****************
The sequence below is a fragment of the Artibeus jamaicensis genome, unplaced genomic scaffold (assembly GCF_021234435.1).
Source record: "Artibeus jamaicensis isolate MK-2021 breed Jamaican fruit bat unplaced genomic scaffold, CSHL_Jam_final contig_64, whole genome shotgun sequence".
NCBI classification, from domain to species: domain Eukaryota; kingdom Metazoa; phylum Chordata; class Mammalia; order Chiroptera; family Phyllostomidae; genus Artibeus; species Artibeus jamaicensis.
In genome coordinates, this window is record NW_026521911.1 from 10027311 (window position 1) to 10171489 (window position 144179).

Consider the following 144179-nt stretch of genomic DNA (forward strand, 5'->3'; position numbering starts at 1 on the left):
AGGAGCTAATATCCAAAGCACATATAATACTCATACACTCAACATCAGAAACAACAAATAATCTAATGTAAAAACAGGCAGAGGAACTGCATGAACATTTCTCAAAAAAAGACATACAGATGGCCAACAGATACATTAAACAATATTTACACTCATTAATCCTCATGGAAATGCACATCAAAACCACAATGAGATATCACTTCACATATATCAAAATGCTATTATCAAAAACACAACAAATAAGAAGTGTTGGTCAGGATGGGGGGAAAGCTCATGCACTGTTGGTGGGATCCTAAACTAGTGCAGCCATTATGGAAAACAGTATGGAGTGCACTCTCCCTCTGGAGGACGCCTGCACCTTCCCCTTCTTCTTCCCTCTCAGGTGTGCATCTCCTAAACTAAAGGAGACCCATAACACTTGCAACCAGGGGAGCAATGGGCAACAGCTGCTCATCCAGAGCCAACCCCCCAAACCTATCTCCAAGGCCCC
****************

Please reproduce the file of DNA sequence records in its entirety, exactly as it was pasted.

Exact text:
The sequence below is a fragment of the Artibeus jamaicensis genome, unplaced genomic scaffold (assembly GCF_021234435.1).
Source record: "Artibeus jamaicensis isolate MK-2021 breed Jamaican fruit bat unplaced genomic scaffold, CSHL_Jam_final contig_64, whole genome shotgun sequence".
NCBI classification, from domain to species: domain Eukaryota; kingdom Metazoa; phylum Chordata; class Mammalia; order Chiroptera; family Phyllostomidae; genus Artibeus; species Artibeus jamaicensis.
In genome coordinates, this window is record NW_026521911.1 from 10027311 (window position 1) to 10171489 (window position 144179).

Consider the following 144179-nt stretch of genomic DNA (forward strand, 5'->3'; position numbering starts at 1 on the left):
AGGAGCTAATATCCAAAGCACATATAATACTCATACACTCAACATCAGAAACAACAAATAATCTAATGTAAAAACAGGCAGAGGAACTGCATGAACATTTCTCAAAAAAAGACATACAGATGGCCAACAGATACATTAAACAATATTTACACTCATTAATCCTCATGGAAATGCACATCAAAACCACAATGAGATATCACTTCACATATATCAAAATGCTATTATCAAAAACACAACAAATAAGAAGTGTTGGTCAGGATGGGGGGAAAGCTCATGCACTGTTGGTGGGATCCTAAACTAGTGCAGCCATTATGGAAAACAGTATGGAGTGCACTCTCCCTCTGGAGGACGCCTGCACCTTCCCCTTCTTCTTCCCTCTCAGGTGTGCATCTCCTAAACTAAAGGAGACCCATAACACTTGCAACCAGGGGAGCAATGGGCAACAGCTGCTCATCCAGAGCCAACCCCCCAAACCTATCTCCAAGGCCCC